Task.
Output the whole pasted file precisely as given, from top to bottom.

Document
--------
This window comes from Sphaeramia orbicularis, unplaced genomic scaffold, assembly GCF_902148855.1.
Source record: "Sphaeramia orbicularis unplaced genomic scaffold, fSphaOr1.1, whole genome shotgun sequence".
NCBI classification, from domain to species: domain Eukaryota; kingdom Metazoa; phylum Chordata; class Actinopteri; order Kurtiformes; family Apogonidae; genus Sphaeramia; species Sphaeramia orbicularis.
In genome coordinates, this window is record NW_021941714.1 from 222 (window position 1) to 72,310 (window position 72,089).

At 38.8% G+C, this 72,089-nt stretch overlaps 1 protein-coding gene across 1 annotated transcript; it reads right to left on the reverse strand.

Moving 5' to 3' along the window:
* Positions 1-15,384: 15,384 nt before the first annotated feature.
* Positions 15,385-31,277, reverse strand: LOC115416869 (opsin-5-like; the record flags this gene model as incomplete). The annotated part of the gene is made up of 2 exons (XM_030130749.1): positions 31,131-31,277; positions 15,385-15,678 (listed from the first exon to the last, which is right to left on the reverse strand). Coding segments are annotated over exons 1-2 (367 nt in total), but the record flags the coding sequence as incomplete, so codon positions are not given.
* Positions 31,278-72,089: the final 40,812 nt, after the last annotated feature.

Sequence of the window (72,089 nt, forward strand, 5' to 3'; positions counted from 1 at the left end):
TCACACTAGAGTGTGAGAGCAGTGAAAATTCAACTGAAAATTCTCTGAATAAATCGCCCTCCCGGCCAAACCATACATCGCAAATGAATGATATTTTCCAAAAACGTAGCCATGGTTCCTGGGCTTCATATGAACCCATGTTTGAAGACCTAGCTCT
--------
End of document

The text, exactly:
This window comes from Sphaeramia orbicularis, unplaced genomic scaffold, assembly GCF_902148855.1.
Source record: "Sphaeramia orbicularis unplaced genomic scaffold, fSphaOr1.1, whole genome shotgun sequence".
NCBI classification, from domain to species: domain Eukaryota; kingdom Metazoa; phylum Chordata; class Actinopteri; order Kurtiformes; family Apogonidae; genus Sphaeramia; species Sphaeramia orbicularis.
In genome coordinates, this window is record NW_021941714.1 from 222 (window position 1) to 72,310 (window position 72,089).

At 38.8% G+C, this 72,089-nt stretch overlaps 1 protein-coding gene across 1 annotated transcript; it reads right to left on the reverse strand.

Moving 5' to 3' along the window:
* Positions 1-15,384: 15,384 nt before the first annotated feature.
* Positions 15,385-31,277, reverse strand: LOC115416869 (opsin-5-like; the record flags this gene model as incomplete). The annotated part of the gene is made up of 2 exons (XM_030130749.1): positions 31,131-31,277; positions 15,385-15,678 (listed from the first exon to the last, which is right to left on the reverse strand). Coding segments are annotated over exons 1-2 (367 nt in total), but the record flags the coding sequence as incomplete, so codon positions are not given.
* Positions 31,278-72,089: the final 40,812 nt, after the last annotated feature.

Sequence of the window (72,089 nt, forward strand, 5' to 3'; positions counted from 1 at the left end):
TCACACTAGAGTGTGAGAGCAGTGAAAATTCAACTGAAAATTCTCTGAATAAATCGCCCTCCCGGCCAAACCATACATCGCAAATGAATGATATTTTCCAAAAACGTAGCCATGGTTCCTGGGCTTCATATGAACCCATGTTTGAAGACCTAGCTCT